Tenterden is a prosperous and attractive country town where most houses have gardens of a decent size. Mr Smith tells the children to ask their parents to allot them a corner of the garden for their own use, and he visits them to examine progress. 'You can see some parents have just been round to the nursery and crammed it with flowers the day before I arrive, but others are very honest,' he says. Now the school has given the club a plot of its own inside the grounds, 37ft by 15ft, which the children are digging over this spring.

The RHS's 1992 circular was only one symptom of a growing interest in getting children involved in gardening. This year's Chelsea Flower Show in May will have several child-

related exhibits. For the first time, the display of work by the Junior Flower Clubs of the National Association of Flower Arrangement Societies will be shown on all four of the show's days, instead of just two. And the garden sponsored by the Daily Mirror will be the first at Chelsea ever designed by children.

Last year the Mirror, in conjunction with the RHS, organised the first garden design competition for schools. The winner was Littleham Church of England Primary School at Exmouth, and the design, by year six pupils, will be built at Chelsea.

'We had 30 designs submitted but we didn't give them much time to get them ready last year,' says Jenny Worsfold, head of the RHS's Department for Education and Regional Activities. This year's theme is Far Away and Long Ago. Early signs are that by the time entries close on 31 March the judges will have rather more to assess. The winning garden will be shown next year at the Hampton Court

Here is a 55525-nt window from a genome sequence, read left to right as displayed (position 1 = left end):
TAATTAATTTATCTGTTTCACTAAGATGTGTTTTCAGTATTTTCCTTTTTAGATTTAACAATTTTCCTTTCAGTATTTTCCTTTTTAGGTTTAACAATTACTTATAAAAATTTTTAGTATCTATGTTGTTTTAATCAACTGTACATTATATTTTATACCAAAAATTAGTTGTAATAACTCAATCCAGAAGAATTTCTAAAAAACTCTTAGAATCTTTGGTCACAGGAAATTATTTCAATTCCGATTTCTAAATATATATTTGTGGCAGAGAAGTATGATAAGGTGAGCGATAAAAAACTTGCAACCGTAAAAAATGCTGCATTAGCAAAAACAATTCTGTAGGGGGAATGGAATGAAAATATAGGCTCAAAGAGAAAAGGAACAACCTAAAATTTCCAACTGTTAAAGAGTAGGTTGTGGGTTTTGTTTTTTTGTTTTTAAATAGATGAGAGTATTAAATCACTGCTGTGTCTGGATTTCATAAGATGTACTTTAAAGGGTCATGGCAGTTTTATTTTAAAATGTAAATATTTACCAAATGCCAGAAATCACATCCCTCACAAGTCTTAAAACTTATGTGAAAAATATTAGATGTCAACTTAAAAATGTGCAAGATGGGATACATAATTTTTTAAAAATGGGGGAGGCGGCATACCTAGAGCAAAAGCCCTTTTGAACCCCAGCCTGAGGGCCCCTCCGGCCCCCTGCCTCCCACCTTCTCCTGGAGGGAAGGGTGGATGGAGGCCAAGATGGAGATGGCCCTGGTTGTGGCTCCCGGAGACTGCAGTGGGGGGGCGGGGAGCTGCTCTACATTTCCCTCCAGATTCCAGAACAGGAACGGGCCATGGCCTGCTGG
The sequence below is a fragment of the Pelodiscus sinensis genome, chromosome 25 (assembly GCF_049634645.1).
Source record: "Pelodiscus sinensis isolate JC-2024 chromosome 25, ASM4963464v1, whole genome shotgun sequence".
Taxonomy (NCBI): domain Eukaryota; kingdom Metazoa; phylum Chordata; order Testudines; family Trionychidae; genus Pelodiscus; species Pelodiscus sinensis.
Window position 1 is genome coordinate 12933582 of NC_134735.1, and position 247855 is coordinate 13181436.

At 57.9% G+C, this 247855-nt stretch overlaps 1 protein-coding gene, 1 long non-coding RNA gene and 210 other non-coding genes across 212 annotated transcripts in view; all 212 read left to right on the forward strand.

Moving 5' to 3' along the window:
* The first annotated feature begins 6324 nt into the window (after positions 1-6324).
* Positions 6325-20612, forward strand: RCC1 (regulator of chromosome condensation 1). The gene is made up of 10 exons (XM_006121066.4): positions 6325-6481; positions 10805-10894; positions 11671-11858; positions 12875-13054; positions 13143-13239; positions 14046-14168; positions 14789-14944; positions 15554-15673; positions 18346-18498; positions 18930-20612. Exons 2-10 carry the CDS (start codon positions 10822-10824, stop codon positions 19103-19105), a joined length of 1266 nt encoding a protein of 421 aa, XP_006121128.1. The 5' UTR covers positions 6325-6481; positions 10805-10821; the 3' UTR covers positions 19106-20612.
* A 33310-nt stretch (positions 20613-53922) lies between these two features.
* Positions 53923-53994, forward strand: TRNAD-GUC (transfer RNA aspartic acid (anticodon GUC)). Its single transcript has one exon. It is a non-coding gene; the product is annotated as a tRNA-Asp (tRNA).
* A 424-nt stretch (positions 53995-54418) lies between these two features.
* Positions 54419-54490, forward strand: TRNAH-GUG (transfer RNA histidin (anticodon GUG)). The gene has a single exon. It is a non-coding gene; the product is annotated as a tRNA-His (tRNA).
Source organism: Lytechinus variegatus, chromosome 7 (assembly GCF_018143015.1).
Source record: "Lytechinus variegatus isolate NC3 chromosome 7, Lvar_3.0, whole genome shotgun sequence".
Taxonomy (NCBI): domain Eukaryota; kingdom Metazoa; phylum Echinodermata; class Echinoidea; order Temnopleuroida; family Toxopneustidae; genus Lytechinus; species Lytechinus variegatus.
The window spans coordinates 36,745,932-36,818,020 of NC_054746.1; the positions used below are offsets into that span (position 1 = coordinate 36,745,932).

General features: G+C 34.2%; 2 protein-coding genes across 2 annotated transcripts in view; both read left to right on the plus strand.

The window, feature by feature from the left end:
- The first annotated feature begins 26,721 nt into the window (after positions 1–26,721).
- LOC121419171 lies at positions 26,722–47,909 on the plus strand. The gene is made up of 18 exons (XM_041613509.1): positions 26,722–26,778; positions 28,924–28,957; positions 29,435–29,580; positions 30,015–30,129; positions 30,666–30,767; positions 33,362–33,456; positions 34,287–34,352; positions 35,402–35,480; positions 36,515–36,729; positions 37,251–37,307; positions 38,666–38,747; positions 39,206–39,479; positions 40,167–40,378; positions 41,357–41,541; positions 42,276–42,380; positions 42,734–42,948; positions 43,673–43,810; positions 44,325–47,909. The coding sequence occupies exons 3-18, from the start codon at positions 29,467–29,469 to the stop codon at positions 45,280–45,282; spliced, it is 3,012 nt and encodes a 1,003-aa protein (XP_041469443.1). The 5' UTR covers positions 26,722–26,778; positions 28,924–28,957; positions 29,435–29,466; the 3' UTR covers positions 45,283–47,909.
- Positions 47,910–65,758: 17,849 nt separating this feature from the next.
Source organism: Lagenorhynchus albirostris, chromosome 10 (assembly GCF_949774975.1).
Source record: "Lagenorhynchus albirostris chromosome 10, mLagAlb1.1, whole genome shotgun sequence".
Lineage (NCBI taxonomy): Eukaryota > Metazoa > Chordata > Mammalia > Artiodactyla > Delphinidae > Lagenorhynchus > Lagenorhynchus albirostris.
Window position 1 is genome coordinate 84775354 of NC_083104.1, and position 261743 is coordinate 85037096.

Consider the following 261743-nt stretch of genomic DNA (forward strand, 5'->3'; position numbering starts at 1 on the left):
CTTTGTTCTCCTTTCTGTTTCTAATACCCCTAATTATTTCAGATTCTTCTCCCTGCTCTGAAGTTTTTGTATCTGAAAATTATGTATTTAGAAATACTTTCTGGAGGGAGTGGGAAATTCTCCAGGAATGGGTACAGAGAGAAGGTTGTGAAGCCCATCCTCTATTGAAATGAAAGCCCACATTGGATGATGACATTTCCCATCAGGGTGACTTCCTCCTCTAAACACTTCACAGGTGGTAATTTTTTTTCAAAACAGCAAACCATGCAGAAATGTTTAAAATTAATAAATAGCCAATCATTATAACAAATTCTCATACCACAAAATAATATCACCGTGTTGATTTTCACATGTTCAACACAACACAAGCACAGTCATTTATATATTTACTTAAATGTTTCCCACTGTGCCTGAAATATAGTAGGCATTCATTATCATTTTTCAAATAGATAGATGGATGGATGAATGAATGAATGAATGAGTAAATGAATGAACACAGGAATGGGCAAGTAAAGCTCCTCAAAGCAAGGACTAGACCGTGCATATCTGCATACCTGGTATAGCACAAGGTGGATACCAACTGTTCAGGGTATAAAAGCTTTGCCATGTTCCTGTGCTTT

show in July, rather than at Chelsea in May.

'We have to be conscious that unless we encourage children and young people we won't have gardeners for tomorrow,' Ms Worsfold says. 'We're trying to show what a good medium gardening is for teaching some elements of the national curriculum. And it gets the children away from the computer screens into the fresh air.'

The Tenterden school did not enter last year but hopes to do so this time, with a design created by fifth-year pupils who were members of Greenfingers last year.

'A lot of them were disappointed that they couldn't go to the classes this year but so far we can only do it for year four,' says Ms Tweedle. 'So the design project is a good way of keeping them interested in gardening. And we can relate it to the national curriculum.'

The half-hour class is coming to an end. Mr Smith reaches into a box, takes out some potatoes and passes them round. 'These are seed potatoes. Find out which end is which. I'm going to give you all one to take home.'

He holds up a bucket. 'Find a bucket and drill holes in it. What did we put in the bottom of the pot when we grew crocuses? Stones. Why did we do that? It stops the compost falling out and it helps them stay dry.' He explains how to chit the potatoes, to get them to sprout before planting.

'All you need is a windowsill. When the shoots are about an inch high put the potato in a bucket and cover it with soil and put more soil in until it's within an inch of the top. Then we'll see who can produce the most potatoes.'

The children bear their trophies aloft as they go out to meet their parents. I talk to a few before they go. 'It's really excellent and interesting,' says Rachel, while Oscar is even more excited: 'You get to do a lot of things. And I like growing stuff I can eat.' The voice of tomorrow's gardeners may not be much different from the voice of today's; but it is good to know that is now being listened to. -

(Photograph omitted)